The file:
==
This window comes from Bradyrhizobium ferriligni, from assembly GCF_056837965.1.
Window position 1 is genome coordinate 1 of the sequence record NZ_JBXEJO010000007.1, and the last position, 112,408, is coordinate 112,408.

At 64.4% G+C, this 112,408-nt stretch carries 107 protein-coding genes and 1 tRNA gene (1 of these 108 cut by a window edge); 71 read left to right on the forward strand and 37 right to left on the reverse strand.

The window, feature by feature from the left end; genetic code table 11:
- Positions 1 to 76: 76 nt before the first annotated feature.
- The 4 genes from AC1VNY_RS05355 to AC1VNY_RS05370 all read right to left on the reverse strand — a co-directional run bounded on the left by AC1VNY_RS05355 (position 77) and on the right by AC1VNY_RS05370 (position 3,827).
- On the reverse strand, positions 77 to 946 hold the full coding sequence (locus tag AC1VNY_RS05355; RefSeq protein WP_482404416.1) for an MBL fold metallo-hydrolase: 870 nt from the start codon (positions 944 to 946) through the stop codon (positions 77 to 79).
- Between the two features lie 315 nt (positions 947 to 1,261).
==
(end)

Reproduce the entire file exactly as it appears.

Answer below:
This window comes from Bradyrhizobium ferriligni, from assembly GCF_056837965.1.
Window position 1 is genome coordinate 1 of the sequence record NZ_JBXEJO010000007.1, and the last position, 112,408, is coordinate 112,408.

At 64.4% G+C, this 112,408-nt stretch carries 107 protein-coding genes and 1 tRNA gene (1 of these 108 cut by a window edge); 71 read left to right on the forward strand and 37 right to left on the reverse strand.

The window, feature by feature from the left end; genetic code table 11:
- Positions 1 to 76: 76 nt before the first annotated feature.
- The 4 genes from AC1VNY_RS05355 to AC1VNY_RS05370 all read right to left on the reverse strand — a co-directional run bounded on the left by AC1VNY_RS05355 (position 77) and on the right by AC1VNY_RS05370 (position 3,827).
- On the reverse strand, positions 77 to 946 hold the full coding sequence (locus tag AC1VNY_RS05355; RefSeq protein WP_482404416.1) for an MBL fold metallo-hydrolase: 870 nt from the start codon (positions 944 to 946) through the stop codon (positions 77 to 79).
- Between the two features lie 315 nt (positions 947 to 1,261).